Following the Dick and Carey model of instructional design and other prominent instructional models, the first task, after analyses (learner, context, and instructional), is to create learning objectives. The learning objectives should be measurable and observable; no squishy objectives allowed. One must be able to tell when the learning objective has been reached (observable) and the extent to which it has or has not been reached (measurable).
Immediately after creating measurable and observable learning objectives, the savvy instructional designer or instructor or teacher will create assessment items that are aligned to the learning objectives. It is all about alignment to the learning objectives. Assessment items should be aligned to the learning objectives, and instructional content should be aligned to the learning objectives- providing content, resources, and activities that will assist the accomplishment of the learning objectives.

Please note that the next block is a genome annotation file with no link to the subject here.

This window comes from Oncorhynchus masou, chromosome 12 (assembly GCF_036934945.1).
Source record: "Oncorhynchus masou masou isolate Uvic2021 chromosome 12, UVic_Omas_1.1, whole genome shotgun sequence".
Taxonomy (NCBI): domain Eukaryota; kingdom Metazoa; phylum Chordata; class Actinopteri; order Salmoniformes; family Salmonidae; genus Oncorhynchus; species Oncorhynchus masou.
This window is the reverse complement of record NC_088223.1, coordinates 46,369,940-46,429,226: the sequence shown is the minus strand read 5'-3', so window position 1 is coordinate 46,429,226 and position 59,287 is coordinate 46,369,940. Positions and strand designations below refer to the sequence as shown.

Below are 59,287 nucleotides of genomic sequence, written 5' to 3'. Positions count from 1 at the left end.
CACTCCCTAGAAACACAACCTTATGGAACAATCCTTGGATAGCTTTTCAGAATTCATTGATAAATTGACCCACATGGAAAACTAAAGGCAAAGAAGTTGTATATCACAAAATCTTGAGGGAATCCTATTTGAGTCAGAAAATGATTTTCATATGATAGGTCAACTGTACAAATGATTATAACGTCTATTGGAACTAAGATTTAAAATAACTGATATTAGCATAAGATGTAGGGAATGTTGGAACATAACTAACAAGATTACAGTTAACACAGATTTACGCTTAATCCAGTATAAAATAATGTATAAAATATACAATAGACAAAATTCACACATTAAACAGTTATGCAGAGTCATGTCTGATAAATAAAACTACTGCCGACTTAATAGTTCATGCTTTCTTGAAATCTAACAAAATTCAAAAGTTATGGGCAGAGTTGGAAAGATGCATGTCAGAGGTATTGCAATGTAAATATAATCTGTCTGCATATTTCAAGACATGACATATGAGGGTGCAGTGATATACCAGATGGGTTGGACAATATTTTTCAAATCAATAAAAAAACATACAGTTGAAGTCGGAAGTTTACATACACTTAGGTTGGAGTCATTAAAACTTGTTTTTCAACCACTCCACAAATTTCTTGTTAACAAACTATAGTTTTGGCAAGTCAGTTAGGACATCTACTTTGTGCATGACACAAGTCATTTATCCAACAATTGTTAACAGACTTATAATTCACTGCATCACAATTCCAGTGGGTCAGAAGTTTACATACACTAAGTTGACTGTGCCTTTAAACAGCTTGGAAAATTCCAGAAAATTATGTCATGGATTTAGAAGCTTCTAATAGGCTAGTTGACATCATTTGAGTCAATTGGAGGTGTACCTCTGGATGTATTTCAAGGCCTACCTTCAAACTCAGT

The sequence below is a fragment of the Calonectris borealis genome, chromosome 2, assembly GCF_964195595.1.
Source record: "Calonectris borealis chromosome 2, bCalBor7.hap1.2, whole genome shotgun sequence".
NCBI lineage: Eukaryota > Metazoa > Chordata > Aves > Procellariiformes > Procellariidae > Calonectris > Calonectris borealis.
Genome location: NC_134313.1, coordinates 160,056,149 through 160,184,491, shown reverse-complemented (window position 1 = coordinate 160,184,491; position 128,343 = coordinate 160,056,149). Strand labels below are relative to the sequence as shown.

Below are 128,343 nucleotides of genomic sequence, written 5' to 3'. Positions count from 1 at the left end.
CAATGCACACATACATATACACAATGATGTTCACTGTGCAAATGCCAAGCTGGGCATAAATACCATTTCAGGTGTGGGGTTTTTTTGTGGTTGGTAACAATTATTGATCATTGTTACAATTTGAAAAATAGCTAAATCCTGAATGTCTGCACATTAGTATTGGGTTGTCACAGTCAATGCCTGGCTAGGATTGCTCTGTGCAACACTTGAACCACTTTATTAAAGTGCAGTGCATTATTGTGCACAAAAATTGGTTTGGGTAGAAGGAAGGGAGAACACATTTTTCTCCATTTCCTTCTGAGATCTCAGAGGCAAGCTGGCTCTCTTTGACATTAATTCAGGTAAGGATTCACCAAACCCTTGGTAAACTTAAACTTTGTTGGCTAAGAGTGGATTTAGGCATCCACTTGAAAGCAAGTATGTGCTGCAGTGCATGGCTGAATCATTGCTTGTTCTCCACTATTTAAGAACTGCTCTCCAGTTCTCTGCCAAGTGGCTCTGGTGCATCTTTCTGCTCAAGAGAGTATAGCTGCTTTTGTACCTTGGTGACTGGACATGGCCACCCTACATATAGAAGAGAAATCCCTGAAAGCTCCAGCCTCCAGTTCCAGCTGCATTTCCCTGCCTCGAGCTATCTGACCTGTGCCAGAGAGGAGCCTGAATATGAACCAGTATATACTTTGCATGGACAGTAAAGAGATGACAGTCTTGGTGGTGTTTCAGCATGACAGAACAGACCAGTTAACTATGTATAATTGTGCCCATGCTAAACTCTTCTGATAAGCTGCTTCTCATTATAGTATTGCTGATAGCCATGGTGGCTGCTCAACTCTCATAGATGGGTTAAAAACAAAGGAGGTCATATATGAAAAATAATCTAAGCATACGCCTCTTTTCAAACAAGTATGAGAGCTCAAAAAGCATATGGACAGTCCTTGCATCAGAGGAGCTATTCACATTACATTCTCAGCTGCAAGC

Assessment items that are misaligned to the learning objectives will not provide valid measures of the effectiveness of the instruction. Effectiveness of the instruction is determined by the extent to which the learning objectives have been accomplished, as measured by the assessment items. Creating the assessment items immediately after creating learning objectives and before the instruction will ensure unnecessary and irrelevant instructional material is excluded from your instruction as you conduct a constant comparison between the inchoate instruction and the aligned learning objectives and assessment items.